Reply
    • Robert Duncan

      I would see that as a reasonable position, too, although you’d be asking folk in remote areas to make a couple of trade-offs: Mobile internet is both slower and more expensive. Even the max speeds of 4G are only slightly higher than the lower band of fibre optic speeds, and well below on averages.

      It’s likely we’ll have a newer, faster wireless network along soon enough though, so maybe in the long term that is the most sensible solution.

      Reply
    • M. Grant

      Ian – as I understand it, physical connections, whether wire or fibre, provide faster speeds than 3G and 4G, are cheaper to install, and (most importantly) are cheaper to use.

      Reply
  6. Andy Holt

    I fully accept that it has been my choice to live and work in a remote area and that as a consequence the level of public and communication services that I enjoy will be lower than those of the town and central belt. What I refuse to accept, however, is the less than even-handed approach to cuts in education and transport adopted by our council at the expense of all of us, which coupled with poor communications, is having a detrimental effect in the country districts. The imbalance extends to Shetland’s Ancient Capital, Scalloway, 5 miles down the road from Lerwick which doesn’t even have an ATM or a petrol pump. While this may not seem like a problem to Robert Duncan, I consider it worth bleating about. If depopulation driven by lack of services and facilities is allowed to really get underway, Shetland’s rural areas will not become a pristine wilderness, but a rank desert, to the detriment of us all.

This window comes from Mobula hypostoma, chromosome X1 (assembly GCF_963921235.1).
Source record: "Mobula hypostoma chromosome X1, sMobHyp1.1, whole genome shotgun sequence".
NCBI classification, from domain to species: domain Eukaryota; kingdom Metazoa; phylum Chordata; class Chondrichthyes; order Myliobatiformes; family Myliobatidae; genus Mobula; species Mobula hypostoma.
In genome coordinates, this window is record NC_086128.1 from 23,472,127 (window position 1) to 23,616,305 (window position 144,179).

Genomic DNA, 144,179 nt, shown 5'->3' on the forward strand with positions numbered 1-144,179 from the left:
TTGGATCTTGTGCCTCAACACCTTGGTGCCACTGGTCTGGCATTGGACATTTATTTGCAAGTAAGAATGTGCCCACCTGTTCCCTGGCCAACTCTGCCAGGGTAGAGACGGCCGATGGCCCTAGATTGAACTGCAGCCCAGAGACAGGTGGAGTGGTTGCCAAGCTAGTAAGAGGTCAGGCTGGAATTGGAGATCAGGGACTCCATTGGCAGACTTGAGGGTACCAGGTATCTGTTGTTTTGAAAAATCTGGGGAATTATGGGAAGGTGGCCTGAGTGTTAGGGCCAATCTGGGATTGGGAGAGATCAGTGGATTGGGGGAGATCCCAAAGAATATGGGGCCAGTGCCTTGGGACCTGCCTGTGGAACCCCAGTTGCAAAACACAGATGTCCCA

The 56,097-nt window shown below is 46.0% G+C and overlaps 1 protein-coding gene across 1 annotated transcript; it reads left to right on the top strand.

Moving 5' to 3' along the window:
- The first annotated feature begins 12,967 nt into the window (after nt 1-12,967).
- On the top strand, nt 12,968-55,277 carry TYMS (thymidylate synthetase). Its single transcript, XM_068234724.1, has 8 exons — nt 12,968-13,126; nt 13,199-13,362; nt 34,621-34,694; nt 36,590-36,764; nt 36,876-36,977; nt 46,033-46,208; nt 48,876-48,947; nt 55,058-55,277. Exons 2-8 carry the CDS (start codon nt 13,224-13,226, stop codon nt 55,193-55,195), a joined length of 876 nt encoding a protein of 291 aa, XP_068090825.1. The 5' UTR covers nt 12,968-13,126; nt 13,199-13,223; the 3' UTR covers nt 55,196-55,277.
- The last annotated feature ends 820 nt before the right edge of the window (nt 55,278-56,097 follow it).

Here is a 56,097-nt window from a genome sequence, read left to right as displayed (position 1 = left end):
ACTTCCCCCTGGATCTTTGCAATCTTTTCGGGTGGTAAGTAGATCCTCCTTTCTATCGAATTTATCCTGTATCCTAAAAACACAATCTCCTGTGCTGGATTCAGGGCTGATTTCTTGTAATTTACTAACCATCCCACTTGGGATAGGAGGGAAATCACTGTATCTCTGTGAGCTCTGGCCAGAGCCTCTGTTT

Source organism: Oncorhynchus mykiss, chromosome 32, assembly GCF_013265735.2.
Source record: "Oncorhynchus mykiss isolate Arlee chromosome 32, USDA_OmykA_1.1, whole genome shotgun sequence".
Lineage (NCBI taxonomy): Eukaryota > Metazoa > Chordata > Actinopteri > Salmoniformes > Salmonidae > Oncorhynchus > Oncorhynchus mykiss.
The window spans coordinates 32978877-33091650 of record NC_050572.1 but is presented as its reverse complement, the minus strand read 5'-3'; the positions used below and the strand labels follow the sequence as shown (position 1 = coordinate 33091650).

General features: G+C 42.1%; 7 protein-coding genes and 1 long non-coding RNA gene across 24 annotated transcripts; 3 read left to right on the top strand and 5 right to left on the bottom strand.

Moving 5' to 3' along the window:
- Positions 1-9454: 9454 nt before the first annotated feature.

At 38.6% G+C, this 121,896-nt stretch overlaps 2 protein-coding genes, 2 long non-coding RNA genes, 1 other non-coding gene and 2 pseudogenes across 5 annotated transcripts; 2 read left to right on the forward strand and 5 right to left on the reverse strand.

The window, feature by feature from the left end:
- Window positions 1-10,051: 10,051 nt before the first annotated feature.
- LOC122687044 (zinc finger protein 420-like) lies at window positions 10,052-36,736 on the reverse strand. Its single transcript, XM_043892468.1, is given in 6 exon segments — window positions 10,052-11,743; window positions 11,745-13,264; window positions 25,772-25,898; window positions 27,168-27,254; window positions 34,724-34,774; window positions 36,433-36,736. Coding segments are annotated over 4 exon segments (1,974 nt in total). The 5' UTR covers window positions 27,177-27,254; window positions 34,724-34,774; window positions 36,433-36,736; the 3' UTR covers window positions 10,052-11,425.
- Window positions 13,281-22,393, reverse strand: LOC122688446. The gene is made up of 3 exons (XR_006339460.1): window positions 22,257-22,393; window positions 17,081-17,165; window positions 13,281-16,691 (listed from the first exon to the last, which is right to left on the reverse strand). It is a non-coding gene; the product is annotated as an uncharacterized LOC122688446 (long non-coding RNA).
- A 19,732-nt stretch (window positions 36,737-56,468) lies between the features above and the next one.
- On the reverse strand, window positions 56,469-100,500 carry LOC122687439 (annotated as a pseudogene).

Last year BT made a profit of £2.8 billion after tax and are on course to make over £3 billion in 2015. I think therefore it is reasonable to expect that they provide value for money to the consumer and if they fall short, an adequate means of redress for all their customers.

    Reply
    • Robert Duncan

      Your comments on Scalloway seem misplaced. There is no ATM because it’s population does not allow for one, at the decision of the banks, not any public body. Residents can easily get cash back from various outlets, including for free in the local pharmacy/Post Office. The fee-charging ATM available in one of the local shops is largely ignored for this very reason.

      As for petrol pumps, again this is a simple consequence of business decisions as much as anything else. The pumps at Lerwick are perfectly accessible and the Burra Garage also has pumps.